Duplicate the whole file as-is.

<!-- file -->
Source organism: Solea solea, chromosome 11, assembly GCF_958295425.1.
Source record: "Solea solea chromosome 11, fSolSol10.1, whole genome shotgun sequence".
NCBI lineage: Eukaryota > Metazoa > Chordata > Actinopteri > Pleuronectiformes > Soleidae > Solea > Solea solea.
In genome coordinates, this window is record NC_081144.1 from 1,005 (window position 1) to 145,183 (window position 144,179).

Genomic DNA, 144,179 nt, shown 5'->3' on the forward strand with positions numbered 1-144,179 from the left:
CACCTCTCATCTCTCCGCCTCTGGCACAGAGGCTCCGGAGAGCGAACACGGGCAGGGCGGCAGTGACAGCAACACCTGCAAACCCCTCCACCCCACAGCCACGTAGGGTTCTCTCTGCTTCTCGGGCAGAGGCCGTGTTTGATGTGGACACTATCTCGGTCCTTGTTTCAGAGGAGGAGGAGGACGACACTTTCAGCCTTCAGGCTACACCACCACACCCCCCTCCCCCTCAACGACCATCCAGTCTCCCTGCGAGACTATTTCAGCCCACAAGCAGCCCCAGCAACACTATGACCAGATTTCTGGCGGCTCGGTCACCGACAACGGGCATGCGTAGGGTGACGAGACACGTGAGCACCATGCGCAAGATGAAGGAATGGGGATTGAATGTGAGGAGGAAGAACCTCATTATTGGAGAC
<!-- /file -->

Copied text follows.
Source organism: Solea solea, chromosome 11, assembly GCF_958295425.1.
Source record: "Solea solea chromosome 11, fSolSol10.1, whole genome shotgun sequence".
NCBI lineage: Eukaryota > Metazoa > Chordata > Actinopteri > Pleuronectiformes > Soleidae > Solea > Solea solea.
In genome coordinates, this window is record NC_081144.1 from 1,005 (window position 1) to 145,183 (window position 144,179).

Genomic DNA, 144,179 nt, shown 5'->3' on the forward strand with positions numbered 1-144,179 from the left:
CACCTCTCATCTCTCCGCCTCTGGCACAGAGGCTCCGGAGAGCGAACACGGGCAGGGCGGCAGTGACAGCAACACCTGCAAACCCCTCCACCCCACAGCCACGTAGGGTTCTCTCTGCTTCTCGGGCAGAGGCCGTGTTTGATGTGGACACTATCTCGGTCCTTGTTTCAGAGGAGGAGGAGGACGACACTTTCAGCCTTCAGGCTACACCACCACACCCCCCTCCCCCTCAACGACCATCCAGTCTCCCTGCGAGACTATTTCAGCCCACAAGCAGCCCCAGCAACACTATGACCAGATTTCTGGCGGCTCGGTCACCGACAACGGGCATGCGTAGGGTGACGAGACACGTGAGCACCATGCGCAAGATGAAGGAATGGGGATTGAATGTGAGGAGGAAGAACCTCATTATTGGAGAC